Merton tosses this all around, and a lot of this material is familiar to those of us who have read his monastic writings; but then he touches ground with something that you hardly hear about or know much about: the Russian Orthodox monasticism as envisioned by Russian theologians and writers in their own diaspora in Europe in the middle of the 20th Century. Interesting that Merton finds them an intriguing guide for perhaps some radical aspects of some new monasticism. A few Merton quotes:
“Modern Russian Orthodox writers who live literally in a diaspora (mostly in France) have carefully taken stock of the monastic movement and have traced the beginning of a new outlook back to the last century which was in fact the golden age of Russian monasticism. Leon Zander, regarding the monasticism of the Russian 19th century through the eyes of Dostoevsky, feels that the author of The Brothers Karamazov was speaking in some measure prophetically when he described the person and doctrine of the ideal staretz in Father Zossima. It is well known that Zossima is supposed to have been a life portrait of Staretz Ambrose of Optino…. According to Zander, the portrait of Zossima is not psychological or historical, but is a piece of ‘iconography.’ Zossima embodies and typifies not the 19th century monk but Dostoevsky’s own view of the inner meaning of monasticism. Indeed this Staretz is a ‘prophetic’ type of what the monk of the future should be. Zossima is, in other words, what Dostoevsky thought the monks of the twentieth century needed to become.”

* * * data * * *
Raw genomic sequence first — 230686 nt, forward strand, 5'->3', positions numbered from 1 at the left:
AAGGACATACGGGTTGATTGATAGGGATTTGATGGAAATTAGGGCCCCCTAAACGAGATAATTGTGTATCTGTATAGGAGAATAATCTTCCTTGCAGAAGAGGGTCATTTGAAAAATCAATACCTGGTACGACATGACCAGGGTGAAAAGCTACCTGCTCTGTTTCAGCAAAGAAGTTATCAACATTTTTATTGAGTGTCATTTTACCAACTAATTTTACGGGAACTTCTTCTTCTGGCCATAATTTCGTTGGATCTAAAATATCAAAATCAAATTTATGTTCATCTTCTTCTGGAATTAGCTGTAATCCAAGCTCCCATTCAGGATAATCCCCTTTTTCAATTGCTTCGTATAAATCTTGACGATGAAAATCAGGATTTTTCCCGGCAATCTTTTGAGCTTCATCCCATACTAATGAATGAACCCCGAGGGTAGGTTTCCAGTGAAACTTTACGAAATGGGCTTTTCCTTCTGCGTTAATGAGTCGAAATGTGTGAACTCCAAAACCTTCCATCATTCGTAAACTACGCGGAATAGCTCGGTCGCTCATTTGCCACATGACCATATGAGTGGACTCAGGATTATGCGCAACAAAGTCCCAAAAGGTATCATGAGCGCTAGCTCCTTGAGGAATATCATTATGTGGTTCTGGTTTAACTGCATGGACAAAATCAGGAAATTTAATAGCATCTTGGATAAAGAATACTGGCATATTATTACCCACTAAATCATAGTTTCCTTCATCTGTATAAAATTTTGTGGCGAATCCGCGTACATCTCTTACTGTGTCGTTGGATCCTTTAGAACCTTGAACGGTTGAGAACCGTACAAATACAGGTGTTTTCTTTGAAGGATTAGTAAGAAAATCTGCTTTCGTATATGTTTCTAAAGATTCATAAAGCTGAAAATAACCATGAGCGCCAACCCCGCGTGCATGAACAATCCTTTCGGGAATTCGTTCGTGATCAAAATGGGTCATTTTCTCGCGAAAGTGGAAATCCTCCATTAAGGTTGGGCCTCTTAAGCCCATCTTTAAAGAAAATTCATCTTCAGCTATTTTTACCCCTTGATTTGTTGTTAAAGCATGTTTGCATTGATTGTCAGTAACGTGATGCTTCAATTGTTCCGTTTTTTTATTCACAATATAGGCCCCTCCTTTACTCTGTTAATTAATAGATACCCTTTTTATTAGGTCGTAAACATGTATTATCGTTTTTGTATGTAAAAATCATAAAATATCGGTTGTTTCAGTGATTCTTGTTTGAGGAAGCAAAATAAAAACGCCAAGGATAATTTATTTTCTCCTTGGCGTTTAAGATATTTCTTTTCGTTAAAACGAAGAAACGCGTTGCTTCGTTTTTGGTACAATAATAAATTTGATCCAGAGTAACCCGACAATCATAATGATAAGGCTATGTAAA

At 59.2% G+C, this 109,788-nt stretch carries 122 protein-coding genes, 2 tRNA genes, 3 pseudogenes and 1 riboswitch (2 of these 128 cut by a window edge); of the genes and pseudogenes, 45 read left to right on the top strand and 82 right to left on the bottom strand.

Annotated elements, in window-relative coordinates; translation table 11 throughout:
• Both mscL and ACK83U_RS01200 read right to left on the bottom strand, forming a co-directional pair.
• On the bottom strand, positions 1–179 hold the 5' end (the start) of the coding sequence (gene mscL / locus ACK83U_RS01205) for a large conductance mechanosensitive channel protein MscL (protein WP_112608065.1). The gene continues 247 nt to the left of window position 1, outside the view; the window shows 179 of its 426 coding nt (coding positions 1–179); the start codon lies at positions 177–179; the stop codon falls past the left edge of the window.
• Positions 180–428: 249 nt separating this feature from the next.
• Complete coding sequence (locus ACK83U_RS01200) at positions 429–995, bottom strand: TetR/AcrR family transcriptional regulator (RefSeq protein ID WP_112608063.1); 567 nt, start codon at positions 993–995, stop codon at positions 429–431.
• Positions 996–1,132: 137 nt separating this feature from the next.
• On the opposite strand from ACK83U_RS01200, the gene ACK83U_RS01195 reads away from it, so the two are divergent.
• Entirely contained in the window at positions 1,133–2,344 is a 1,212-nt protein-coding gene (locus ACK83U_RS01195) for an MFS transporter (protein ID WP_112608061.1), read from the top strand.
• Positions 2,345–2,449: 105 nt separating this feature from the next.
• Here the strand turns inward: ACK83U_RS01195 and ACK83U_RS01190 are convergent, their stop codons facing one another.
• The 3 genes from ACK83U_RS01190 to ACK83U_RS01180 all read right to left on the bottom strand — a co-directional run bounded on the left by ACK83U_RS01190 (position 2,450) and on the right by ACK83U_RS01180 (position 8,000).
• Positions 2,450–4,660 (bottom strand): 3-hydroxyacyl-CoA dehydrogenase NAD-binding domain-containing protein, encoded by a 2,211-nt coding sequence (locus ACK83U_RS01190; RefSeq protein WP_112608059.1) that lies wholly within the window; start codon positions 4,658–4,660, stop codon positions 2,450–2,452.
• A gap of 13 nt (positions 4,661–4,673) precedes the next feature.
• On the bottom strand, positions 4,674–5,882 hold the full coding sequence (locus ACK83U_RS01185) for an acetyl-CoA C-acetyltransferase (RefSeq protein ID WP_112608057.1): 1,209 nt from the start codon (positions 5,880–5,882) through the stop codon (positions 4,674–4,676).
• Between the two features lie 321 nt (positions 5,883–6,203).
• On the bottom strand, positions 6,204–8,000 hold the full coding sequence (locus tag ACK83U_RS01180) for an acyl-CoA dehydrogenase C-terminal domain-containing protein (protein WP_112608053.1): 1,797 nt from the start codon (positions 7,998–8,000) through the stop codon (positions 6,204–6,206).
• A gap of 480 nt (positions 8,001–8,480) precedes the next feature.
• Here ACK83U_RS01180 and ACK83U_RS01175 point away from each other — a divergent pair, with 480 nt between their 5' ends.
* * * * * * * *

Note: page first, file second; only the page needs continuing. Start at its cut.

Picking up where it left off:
“…Zander quotes Rozanov and other writers who see in the clash between the Staretz, Zossima, and the fierce ascetic, Ferrapont, a contrast between two forms of monasticism, the traditional and the ‘new.’ In fact, the Startzi were much criticized and attacked in their own time. They were by no means looked upon with unanimous favor in the monasteries. Their charismatic openness to the world, was reproved and they were criticized for the marginal life they tended to lead in relation to the traditional monastic framework. Ferrapont…is convinced that Zossima is an imposter, a relaxed monk, undermining the ancient fabric of monasticism….”
Merton then quotes Rozanov: “Dostoevsky has formulated an eternal truth, reaching down into the most essential reality of monasticism. It is the truth of a conflict between two ideals: one which speaks a benediction and one which passes sentence of damnation, one which embraces the world and one which spits on the world, one which accepts pain (for itself) and one which plunges others deeper into pain.”